Manufacturing Processes

Die Cast Soft Enamel Coins

Die Struck Cloisonné
Hard Enamel Coins

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Your artwork is converted into a die which will be used to strike the artwork into copper. Each recess of the artwork is hand filled with finely ground colored glass, kiln fired, plated in gold or silver and individually hand polished to a mirror–like finish. All raised elements, showing detail, lettering and separating colors, and gold or silver–plated. Cloisonné originated in China and have a jewelry finish thus they are highly sought after coins.

Die Cast Soft Enamel Pins

Die Cast
Soft Enamel Coins

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Your artwork is converted into a die which will be used to strike the artwork into brass or copper. Then the coin will be plated with either gold or silver. The indentations left behind from the die cutting process are then filled with enamel paint to the colors of your choice. Each coin is individually painted by hand using highly specialized fine–tipped syringes. The raised metal areas are then cleaned of any paint.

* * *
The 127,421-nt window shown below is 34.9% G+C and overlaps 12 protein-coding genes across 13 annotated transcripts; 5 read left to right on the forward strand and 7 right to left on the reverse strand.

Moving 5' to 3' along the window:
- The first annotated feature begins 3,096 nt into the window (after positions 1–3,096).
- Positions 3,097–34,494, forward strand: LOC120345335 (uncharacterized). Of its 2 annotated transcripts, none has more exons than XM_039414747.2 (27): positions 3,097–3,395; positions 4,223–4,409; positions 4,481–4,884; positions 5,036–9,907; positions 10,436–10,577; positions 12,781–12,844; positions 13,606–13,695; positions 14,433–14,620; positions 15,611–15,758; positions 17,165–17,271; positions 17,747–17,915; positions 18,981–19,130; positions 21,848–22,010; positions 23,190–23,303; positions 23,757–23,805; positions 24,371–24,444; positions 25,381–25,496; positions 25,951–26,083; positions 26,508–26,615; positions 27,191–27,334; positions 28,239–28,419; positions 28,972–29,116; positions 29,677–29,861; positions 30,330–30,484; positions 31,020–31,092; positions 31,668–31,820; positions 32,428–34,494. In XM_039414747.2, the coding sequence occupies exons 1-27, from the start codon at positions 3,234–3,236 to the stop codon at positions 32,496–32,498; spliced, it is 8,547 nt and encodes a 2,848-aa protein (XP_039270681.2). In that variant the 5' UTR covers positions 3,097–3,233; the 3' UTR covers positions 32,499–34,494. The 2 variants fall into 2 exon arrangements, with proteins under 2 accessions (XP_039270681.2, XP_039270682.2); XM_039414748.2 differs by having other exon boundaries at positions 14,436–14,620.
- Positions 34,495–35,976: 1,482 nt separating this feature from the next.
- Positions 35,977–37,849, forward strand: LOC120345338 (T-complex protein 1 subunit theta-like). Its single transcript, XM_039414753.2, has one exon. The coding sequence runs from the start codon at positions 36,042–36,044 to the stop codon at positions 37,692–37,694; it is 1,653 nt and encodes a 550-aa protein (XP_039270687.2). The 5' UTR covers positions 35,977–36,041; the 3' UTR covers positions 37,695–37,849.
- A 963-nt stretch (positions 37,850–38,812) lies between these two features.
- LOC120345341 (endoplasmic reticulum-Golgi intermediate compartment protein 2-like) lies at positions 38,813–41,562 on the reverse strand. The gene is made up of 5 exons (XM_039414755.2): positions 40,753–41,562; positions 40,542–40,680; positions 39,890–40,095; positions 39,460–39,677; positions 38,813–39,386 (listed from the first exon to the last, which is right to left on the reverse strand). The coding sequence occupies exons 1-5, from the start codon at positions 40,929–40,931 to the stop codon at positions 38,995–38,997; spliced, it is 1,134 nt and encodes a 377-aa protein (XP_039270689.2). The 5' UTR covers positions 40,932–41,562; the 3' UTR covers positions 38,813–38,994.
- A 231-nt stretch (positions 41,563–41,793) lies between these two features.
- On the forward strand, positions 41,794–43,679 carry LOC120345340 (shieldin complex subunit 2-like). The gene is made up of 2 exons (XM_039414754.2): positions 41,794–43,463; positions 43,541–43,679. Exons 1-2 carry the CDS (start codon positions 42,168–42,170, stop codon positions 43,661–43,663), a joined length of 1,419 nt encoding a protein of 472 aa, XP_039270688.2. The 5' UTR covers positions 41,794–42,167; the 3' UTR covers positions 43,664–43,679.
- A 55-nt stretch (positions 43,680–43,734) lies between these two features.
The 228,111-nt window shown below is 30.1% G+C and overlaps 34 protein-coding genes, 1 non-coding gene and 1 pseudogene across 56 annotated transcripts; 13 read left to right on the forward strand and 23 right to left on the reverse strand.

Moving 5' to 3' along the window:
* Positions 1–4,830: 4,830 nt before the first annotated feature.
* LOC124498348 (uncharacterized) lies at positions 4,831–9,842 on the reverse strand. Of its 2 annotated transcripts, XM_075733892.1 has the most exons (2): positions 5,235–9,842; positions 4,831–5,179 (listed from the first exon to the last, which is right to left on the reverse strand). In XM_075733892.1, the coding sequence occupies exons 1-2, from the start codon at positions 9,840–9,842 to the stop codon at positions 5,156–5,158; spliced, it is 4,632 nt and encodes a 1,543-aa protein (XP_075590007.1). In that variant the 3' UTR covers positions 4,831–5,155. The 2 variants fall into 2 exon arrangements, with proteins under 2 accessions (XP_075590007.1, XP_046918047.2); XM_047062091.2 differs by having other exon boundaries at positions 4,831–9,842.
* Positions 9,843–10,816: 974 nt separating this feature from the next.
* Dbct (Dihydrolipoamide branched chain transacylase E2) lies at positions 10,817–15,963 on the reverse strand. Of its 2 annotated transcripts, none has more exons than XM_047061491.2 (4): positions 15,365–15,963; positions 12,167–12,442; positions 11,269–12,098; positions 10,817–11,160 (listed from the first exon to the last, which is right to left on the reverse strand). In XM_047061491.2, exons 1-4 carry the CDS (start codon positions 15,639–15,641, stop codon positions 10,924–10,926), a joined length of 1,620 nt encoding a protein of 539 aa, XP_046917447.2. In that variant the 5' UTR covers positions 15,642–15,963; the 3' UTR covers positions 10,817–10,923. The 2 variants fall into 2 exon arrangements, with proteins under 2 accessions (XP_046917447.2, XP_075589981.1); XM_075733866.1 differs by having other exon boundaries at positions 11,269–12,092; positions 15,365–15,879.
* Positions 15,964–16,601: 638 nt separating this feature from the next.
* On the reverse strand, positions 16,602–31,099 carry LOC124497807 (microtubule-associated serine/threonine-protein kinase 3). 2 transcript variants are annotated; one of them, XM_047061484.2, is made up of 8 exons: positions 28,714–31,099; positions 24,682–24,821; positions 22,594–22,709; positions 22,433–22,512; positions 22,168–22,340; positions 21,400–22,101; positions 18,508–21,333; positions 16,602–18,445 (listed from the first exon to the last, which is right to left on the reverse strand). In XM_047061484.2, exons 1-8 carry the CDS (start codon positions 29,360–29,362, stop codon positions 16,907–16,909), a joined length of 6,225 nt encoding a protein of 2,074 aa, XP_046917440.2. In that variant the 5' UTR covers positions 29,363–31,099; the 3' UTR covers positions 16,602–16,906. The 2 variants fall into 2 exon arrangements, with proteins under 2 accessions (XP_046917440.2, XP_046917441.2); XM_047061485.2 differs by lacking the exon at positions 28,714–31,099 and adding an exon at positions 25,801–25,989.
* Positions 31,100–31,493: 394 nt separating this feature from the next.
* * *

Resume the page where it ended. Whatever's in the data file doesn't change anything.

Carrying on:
Iron Stamped Soft Enamel Coins

Iron Stamped
Soft Enamel Coins

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Your artwork is converted into a die which will be used to strike the artwork into iron. Then the coin will be plated with either gold or silver. The indentations left behind from the die cutting process are then filled with enamel paint to the colors of your choice. Each coin is individually painted by hand using highly specialized fine–tipped syringes. The raised metal areas are then cleaned of any paint. Considered the least expensive process of producing pins.

Silk Screen Printed /
Offset Printed
Soft Enamel Coins

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A thin layer of high–quality enamel ink is applied directly to the base metal through a mesh screen containing the logo, thus eliminating the need to etch or stamp the design. Silk screening is also the ideal production method for hot–stamping or pad–stamping items requiring precise lettering or intricate art. Silk Screen is ideal for precision artwork such as the exact reproduction of logos and type that are too small or detailed to be color–filled through standard production methods. Silk screening also offers a wide variety of colors, allowing exact color matching. However, the cost of production is much higher because a separate plate must be used for each color.